The profound financial damage that began last year has left the insurance industry looking for answers. Diligent underwriting and conservative investment strategies were not enough to prevent natural and financial catastrophes from bleeding balance sheets. Both firm leadership teams and key stakeholders have questioned the value of Enterprise Risk Management (ERM) frameworks, yet the conclusion that ERM failed may be hasty. After all, the insurance industry actually survived the events of 2008 reasonably well, with at least some of the credit going to their ERM efforts. Where risk management did fail, the underlying causes were deeper.
Models and ERM frameworks alone cannot protect capital from the myriad threats that carriers face. They will never replace the judgment, insights, and decisions of risk management professionals. As we look forward to the balance of 2009 — and well into 2010 — the insurance industry should reflect on the lessons of last year and plan their ongoing ERM investments accordingly.
A Year of Significant Losses
The insurance industry faced both natural and financial catastrophes in 2008, causing a spike in insured losses and depleting carrier investment assets. Both sides of the balance sheet were subjected to incredible pressure. The insurance industry spent six months revising estimates from Hurricanes Gustav and Ike upward, while the ultimate tally of investment losses from the financial crisis continued to climb. Insured losses were much higher than anticipated, and carriers have struggled to replace even a portion of the capital consumed by these events.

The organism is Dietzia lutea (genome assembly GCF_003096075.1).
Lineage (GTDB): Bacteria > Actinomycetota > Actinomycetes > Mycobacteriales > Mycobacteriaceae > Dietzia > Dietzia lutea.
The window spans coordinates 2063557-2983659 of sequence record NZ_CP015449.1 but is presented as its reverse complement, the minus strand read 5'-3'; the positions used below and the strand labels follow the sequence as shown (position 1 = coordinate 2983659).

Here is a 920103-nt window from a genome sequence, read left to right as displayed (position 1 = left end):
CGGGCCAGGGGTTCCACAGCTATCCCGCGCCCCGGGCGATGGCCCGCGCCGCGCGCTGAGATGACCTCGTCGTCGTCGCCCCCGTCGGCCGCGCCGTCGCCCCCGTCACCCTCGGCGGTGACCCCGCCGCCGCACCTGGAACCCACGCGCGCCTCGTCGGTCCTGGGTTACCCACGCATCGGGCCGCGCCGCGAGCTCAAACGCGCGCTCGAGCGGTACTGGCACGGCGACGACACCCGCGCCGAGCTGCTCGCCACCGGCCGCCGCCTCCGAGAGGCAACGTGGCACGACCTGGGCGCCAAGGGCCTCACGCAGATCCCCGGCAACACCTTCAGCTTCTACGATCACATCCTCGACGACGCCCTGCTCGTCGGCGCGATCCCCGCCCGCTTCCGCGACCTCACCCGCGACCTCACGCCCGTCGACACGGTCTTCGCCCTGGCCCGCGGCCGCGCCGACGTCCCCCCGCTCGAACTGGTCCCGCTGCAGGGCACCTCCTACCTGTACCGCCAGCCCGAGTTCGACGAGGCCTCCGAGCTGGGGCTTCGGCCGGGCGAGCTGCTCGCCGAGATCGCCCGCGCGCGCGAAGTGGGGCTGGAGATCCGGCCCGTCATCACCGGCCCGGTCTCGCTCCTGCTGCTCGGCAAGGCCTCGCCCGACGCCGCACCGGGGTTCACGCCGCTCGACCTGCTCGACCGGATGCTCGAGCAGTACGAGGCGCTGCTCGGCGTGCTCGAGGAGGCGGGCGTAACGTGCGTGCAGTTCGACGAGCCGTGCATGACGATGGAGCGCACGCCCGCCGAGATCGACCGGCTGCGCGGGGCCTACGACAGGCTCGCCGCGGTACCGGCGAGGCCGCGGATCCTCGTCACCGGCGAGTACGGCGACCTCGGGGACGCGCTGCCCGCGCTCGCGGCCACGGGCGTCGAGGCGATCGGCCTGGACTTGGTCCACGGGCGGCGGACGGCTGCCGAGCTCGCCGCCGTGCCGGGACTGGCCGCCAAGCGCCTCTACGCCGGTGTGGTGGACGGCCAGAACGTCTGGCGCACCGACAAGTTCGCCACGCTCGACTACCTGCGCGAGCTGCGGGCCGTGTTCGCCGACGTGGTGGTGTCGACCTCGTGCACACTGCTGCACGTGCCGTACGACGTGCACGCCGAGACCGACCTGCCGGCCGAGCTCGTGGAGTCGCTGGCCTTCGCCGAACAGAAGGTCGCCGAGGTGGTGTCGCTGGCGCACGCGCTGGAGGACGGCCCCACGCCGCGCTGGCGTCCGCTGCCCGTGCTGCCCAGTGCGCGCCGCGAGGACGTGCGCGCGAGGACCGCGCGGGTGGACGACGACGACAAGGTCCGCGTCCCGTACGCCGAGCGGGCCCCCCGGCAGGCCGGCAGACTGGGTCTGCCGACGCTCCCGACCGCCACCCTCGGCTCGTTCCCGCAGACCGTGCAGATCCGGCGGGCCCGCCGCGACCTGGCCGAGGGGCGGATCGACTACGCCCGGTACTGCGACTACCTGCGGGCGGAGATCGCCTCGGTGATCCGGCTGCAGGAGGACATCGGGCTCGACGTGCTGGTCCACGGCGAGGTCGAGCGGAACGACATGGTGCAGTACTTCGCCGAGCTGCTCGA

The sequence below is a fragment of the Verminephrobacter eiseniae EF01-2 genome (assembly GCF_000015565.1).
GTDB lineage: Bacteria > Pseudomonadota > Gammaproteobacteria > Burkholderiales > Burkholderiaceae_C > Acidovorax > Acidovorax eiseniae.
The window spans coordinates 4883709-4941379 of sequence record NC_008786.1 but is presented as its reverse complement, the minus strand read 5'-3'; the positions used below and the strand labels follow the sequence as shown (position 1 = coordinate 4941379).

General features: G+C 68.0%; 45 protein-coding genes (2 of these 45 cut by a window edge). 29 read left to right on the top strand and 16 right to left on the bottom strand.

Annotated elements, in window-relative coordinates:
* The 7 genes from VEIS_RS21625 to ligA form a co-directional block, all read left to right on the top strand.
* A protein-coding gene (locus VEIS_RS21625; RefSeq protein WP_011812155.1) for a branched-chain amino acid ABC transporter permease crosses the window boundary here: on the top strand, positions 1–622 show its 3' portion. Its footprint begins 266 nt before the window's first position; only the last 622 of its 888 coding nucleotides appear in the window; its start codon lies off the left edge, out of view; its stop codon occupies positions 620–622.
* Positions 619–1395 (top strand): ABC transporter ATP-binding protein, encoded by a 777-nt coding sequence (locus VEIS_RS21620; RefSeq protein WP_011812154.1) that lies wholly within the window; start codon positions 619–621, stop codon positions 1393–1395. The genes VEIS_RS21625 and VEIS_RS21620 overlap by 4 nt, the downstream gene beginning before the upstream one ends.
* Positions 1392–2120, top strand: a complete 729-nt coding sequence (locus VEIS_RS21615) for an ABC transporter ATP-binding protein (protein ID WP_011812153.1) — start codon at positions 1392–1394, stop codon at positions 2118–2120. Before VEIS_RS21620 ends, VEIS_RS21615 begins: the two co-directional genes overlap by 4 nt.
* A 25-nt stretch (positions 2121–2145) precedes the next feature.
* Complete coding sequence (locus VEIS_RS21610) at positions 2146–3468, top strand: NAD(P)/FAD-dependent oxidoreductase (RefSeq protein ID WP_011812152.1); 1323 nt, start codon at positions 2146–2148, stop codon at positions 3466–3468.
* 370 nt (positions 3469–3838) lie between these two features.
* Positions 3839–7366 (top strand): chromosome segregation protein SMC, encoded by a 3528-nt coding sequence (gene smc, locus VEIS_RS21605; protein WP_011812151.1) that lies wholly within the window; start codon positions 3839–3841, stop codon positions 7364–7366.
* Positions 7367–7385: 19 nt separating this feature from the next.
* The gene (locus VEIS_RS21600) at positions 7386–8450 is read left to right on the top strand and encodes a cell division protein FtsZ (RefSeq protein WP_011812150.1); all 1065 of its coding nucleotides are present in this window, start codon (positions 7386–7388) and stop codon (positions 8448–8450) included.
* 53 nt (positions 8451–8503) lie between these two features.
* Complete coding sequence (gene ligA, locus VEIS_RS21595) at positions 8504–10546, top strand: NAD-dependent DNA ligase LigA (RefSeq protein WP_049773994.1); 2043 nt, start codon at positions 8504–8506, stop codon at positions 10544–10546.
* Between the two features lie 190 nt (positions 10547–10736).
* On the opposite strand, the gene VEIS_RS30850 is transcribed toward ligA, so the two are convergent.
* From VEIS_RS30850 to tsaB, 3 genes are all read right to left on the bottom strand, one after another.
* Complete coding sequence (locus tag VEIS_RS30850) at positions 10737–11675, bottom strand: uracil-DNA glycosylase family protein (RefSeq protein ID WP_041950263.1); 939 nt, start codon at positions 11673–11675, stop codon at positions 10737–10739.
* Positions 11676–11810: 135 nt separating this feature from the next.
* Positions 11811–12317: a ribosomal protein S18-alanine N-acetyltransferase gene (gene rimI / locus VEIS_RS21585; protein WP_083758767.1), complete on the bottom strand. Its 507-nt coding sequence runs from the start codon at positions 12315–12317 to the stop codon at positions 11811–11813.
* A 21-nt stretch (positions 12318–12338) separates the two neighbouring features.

The net effect was an 18 percent drop in reinsurers’ shareholders’ equity, as measured by the Guy Carpenter Global Reinsurance Composite. While a handful of carriers were able to protect (and even increase) their capital, most were down, with a few losing 40 percent or more. Of course, the situation was much worse for the broader financial services industry, particularly the banking sector. In addition to losing shareholders’ equity of more than 30 percent on average (which includes the effects of the Troubled Assets Relief Program), several global banks with robust balance sheets, long operating histories, and unassailable reputations disappeared.
In contrast to the banking sector, the non-life insurance industry fared relatively well. There were a few high-profile casualties in the life insurance sector, but the losses were attributable to asset-linked insurance and annuity products. Conservative accounting and risk management practices contributed to this relative success, but another key factor was the sizeable capital cushion with which carriers entered 2008. In fact, the most common conversation among insurance industry leaders at the start of 2008 involved how to make excess capital productive. Dividends were routine, and share buybacks abounded. Even with the aggressive return of capital to investors, carriers still generally had robust balance sheets, which helped them absorb the effects of a perilous September.
Nonetheless, it’s difficult to keep this perspective when staring at a much leaner balance sheet. Whether it is pessimistically called blame or perceived as an opportunity to improve, carriers have fervently sought answers. For many, the buck stops at ERM.
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